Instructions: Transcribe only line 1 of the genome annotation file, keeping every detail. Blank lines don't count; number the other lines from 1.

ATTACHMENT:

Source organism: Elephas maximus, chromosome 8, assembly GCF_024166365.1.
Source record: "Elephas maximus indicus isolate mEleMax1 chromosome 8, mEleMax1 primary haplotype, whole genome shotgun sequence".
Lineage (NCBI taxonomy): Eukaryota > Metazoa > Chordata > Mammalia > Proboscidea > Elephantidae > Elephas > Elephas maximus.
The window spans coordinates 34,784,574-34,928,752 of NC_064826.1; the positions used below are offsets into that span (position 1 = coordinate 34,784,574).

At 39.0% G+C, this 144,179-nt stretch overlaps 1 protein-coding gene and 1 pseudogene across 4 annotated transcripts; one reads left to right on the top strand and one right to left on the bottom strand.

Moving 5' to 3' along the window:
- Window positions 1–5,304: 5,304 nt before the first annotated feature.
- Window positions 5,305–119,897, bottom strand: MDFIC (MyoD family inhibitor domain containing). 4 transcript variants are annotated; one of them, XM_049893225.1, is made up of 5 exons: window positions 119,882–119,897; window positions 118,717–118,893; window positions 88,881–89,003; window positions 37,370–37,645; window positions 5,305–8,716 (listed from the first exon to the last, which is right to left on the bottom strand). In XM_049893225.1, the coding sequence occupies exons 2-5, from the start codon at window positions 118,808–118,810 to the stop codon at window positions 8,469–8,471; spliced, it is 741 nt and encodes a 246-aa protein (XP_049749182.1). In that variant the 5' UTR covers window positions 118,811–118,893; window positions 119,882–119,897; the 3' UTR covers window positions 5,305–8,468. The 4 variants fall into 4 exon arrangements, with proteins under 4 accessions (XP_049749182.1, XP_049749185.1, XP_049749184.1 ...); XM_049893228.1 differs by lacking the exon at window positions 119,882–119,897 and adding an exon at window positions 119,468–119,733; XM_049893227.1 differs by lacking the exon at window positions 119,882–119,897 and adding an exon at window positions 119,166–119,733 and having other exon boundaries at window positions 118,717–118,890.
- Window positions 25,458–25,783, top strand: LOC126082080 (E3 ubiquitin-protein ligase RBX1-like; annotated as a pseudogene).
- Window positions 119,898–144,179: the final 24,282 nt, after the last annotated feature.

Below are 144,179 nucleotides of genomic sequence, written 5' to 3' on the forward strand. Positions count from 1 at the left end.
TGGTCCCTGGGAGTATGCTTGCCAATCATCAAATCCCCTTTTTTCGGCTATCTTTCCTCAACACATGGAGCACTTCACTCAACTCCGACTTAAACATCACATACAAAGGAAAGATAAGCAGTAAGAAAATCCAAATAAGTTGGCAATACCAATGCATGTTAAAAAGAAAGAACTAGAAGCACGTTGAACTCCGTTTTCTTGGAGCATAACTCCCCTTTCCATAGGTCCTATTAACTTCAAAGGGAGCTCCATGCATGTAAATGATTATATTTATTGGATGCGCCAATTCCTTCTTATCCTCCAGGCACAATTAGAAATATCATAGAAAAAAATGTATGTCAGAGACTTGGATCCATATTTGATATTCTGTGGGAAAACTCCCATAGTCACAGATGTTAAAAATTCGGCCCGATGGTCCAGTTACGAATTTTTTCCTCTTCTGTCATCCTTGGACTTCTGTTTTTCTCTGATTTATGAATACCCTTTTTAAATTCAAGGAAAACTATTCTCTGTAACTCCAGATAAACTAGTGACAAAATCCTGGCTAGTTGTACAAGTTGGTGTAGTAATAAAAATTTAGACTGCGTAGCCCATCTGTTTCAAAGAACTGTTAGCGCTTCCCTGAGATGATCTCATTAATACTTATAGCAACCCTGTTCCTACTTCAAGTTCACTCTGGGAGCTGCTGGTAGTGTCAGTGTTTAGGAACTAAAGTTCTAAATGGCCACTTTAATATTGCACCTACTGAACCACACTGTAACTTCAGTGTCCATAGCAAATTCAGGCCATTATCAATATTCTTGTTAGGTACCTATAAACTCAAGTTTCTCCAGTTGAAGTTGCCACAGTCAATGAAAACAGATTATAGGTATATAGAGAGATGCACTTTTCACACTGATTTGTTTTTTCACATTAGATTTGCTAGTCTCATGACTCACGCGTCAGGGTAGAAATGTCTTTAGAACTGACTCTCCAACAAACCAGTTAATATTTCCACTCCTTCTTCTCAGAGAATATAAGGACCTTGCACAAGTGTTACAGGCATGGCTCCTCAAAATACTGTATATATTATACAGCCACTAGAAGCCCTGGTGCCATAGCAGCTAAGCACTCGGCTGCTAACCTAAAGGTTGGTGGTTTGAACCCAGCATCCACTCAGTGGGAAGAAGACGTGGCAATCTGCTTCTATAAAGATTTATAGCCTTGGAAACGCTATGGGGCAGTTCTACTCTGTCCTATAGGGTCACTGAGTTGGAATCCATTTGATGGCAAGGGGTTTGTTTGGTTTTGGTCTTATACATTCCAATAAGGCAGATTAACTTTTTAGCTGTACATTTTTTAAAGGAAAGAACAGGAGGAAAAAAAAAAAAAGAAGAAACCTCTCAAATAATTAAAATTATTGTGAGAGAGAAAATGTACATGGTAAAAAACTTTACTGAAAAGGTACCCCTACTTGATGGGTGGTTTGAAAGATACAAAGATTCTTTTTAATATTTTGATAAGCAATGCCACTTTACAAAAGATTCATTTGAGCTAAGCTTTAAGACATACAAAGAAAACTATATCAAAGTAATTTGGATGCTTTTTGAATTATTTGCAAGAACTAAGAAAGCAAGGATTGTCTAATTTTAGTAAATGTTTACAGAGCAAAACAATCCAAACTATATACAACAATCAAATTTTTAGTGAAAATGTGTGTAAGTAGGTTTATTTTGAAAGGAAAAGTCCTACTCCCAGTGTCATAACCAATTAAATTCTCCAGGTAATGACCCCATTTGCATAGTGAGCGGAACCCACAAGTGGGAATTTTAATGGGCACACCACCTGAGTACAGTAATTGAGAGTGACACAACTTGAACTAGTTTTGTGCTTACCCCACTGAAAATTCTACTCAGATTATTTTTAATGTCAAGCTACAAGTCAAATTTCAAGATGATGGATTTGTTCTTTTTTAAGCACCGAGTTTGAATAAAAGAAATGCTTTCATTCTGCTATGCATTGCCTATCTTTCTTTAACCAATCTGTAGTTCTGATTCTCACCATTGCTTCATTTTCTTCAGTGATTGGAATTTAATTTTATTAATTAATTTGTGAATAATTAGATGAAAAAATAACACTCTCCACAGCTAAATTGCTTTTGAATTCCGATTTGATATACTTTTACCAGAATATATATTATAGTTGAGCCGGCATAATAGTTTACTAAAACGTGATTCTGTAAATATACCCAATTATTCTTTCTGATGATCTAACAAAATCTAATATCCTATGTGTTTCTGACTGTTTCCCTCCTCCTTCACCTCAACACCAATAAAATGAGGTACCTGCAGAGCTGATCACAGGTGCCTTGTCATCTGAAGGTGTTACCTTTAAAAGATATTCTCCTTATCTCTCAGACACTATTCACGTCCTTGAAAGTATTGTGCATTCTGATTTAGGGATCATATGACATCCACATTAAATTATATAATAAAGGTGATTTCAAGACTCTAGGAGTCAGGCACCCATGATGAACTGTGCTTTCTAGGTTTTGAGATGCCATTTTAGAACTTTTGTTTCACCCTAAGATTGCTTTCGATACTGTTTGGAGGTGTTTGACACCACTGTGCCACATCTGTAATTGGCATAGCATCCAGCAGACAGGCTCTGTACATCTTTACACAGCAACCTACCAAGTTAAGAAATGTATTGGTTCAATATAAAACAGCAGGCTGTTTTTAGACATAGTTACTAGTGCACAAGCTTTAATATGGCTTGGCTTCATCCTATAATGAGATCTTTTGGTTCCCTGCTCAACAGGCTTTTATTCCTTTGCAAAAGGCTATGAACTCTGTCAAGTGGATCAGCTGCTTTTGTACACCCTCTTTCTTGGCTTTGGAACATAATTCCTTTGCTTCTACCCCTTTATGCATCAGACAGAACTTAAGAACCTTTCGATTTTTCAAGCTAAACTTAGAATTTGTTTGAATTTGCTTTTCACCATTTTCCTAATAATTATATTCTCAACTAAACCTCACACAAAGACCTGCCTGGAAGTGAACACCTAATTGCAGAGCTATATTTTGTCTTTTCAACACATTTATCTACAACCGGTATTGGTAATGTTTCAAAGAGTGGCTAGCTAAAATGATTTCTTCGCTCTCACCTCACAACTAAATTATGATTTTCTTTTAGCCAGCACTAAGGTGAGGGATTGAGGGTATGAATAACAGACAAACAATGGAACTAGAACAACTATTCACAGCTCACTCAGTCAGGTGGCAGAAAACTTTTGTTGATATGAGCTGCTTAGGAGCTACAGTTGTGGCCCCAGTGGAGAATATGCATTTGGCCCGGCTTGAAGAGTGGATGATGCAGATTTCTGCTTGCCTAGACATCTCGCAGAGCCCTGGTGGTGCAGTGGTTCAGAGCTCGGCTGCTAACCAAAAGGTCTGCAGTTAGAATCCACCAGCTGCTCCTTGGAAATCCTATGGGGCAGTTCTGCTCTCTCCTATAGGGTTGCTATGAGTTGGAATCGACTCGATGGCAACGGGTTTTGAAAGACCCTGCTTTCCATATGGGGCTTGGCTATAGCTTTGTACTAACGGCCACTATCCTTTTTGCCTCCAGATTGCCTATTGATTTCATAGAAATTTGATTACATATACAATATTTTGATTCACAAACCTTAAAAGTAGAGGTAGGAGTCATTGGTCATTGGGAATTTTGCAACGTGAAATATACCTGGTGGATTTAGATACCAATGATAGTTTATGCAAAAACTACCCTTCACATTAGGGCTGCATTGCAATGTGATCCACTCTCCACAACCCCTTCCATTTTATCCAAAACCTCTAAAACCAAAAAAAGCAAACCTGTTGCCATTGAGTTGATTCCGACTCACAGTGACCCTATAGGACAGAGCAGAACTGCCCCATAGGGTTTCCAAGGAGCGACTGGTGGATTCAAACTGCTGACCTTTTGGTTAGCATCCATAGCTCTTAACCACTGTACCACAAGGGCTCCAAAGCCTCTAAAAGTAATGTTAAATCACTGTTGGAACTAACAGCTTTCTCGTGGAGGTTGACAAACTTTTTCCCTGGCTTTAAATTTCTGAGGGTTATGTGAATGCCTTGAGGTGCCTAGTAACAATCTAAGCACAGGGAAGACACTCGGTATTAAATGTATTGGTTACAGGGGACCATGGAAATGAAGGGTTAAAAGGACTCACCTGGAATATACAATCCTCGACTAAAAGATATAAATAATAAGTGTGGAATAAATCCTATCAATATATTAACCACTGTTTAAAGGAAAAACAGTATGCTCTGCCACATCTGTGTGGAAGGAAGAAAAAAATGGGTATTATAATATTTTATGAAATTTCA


Source organism: Elephas maximus, chromosome 8, assembly GCF_024166365.1.